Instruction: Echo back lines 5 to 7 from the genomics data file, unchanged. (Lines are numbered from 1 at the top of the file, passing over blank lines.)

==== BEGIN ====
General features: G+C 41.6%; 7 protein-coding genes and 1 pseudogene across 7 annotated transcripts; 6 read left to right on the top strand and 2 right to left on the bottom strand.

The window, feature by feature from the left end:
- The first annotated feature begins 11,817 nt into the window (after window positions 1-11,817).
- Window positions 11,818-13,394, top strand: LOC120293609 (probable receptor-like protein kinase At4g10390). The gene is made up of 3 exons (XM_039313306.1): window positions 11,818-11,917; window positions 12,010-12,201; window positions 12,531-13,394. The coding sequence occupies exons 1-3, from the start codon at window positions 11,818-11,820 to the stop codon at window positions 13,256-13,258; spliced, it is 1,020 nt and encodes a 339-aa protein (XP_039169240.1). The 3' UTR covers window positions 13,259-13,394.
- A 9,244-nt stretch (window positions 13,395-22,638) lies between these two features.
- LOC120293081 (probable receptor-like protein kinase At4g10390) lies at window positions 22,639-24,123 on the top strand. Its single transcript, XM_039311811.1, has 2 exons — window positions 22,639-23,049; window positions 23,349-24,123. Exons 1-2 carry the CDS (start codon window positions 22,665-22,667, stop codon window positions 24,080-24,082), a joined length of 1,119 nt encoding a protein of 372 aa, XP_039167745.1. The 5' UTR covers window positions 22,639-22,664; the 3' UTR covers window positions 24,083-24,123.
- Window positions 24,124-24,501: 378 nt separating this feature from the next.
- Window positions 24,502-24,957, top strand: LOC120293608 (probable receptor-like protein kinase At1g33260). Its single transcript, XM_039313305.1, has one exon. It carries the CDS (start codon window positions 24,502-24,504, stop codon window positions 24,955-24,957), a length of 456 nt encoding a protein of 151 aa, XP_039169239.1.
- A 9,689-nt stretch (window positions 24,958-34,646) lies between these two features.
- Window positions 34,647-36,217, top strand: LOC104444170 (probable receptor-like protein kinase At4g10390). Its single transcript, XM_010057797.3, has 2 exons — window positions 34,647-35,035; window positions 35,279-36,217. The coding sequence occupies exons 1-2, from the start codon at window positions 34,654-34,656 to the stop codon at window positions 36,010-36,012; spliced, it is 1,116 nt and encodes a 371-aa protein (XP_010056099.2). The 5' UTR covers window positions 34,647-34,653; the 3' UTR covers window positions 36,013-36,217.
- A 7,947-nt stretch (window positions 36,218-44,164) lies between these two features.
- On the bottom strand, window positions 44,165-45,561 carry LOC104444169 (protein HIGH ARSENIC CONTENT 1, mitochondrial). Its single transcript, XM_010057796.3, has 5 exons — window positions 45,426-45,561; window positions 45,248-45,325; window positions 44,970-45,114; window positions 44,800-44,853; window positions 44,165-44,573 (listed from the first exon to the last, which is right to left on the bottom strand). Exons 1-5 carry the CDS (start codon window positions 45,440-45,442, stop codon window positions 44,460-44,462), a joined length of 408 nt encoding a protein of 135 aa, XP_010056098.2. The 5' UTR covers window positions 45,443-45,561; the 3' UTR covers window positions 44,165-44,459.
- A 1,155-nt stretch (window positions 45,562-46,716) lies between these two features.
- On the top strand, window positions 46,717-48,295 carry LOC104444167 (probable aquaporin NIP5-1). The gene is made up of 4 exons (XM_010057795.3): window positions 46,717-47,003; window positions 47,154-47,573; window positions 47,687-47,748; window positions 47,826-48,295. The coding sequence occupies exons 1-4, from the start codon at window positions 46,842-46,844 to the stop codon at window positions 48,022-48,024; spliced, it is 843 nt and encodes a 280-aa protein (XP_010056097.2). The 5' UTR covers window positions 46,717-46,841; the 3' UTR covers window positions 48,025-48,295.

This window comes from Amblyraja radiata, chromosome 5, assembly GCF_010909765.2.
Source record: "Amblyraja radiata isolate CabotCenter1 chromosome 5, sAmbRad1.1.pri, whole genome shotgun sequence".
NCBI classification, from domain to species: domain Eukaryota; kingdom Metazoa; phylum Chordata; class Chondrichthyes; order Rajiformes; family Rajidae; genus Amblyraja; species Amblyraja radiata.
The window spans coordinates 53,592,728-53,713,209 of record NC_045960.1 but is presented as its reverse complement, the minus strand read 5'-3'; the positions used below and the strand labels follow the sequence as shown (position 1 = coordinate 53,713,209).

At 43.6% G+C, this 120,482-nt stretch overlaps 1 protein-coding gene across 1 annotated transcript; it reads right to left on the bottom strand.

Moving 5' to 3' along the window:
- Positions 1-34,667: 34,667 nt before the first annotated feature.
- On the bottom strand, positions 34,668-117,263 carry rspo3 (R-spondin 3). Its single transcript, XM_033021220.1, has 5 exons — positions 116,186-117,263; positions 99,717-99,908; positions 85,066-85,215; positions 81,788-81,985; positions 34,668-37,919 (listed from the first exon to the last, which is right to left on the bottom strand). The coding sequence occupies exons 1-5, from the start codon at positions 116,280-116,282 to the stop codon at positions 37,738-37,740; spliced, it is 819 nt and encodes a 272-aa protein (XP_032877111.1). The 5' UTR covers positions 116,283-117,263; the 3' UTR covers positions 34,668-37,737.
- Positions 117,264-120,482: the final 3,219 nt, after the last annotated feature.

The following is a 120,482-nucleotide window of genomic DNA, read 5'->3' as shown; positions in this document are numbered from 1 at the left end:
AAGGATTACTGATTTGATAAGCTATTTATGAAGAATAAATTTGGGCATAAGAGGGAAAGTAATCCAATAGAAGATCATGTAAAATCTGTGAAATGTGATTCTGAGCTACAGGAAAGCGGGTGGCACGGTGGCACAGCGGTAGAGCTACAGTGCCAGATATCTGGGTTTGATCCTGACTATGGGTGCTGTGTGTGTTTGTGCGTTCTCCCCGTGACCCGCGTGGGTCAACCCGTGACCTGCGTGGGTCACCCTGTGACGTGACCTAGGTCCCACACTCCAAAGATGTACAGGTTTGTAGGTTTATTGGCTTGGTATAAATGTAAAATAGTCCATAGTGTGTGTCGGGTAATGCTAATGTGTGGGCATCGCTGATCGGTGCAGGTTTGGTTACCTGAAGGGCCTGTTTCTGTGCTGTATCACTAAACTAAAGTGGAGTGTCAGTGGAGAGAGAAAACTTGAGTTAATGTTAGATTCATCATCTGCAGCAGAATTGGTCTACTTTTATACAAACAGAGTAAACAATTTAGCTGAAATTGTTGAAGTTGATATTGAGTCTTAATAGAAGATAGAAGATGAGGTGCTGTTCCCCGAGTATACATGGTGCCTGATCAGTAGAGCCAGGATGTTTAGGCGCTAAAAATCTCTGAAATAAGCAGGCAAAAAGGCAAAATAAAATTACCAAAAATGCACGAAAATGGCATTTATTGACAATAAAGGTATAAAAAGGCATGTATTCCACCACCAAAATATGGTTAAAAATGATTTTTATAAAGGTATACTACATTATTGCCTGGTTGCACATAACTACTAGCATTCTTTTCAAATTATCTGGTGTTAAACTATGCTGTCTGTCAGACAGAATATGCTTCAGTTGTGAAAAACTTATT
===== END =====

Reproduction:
- A 9,244-nt stretch (window positions 13,395-22,638) lies between these two features.
- LOC120293081 (probable receptor-like protein kinase At4g10390) lies at window positions 22,639-24,123 on the top strand. Its single transcript, XM_039311811.1, has 2 exons — window positions 22,639-23,049; window positions 23,349-24,123. Exons 1-2 carry the CDS (start codon window positions 22,665-22,667, stop codon window positions 24,080-24,082), a joined length of 1,119 nt encoding a protein of 372 aa, XP_039167745.1. The 5' UTR covers window positions 22,639-22,664; the 3' UTR covers window positions 24,083-24,123.
- Window positions 24,124-24,501: 378 nt separating this feature from the next.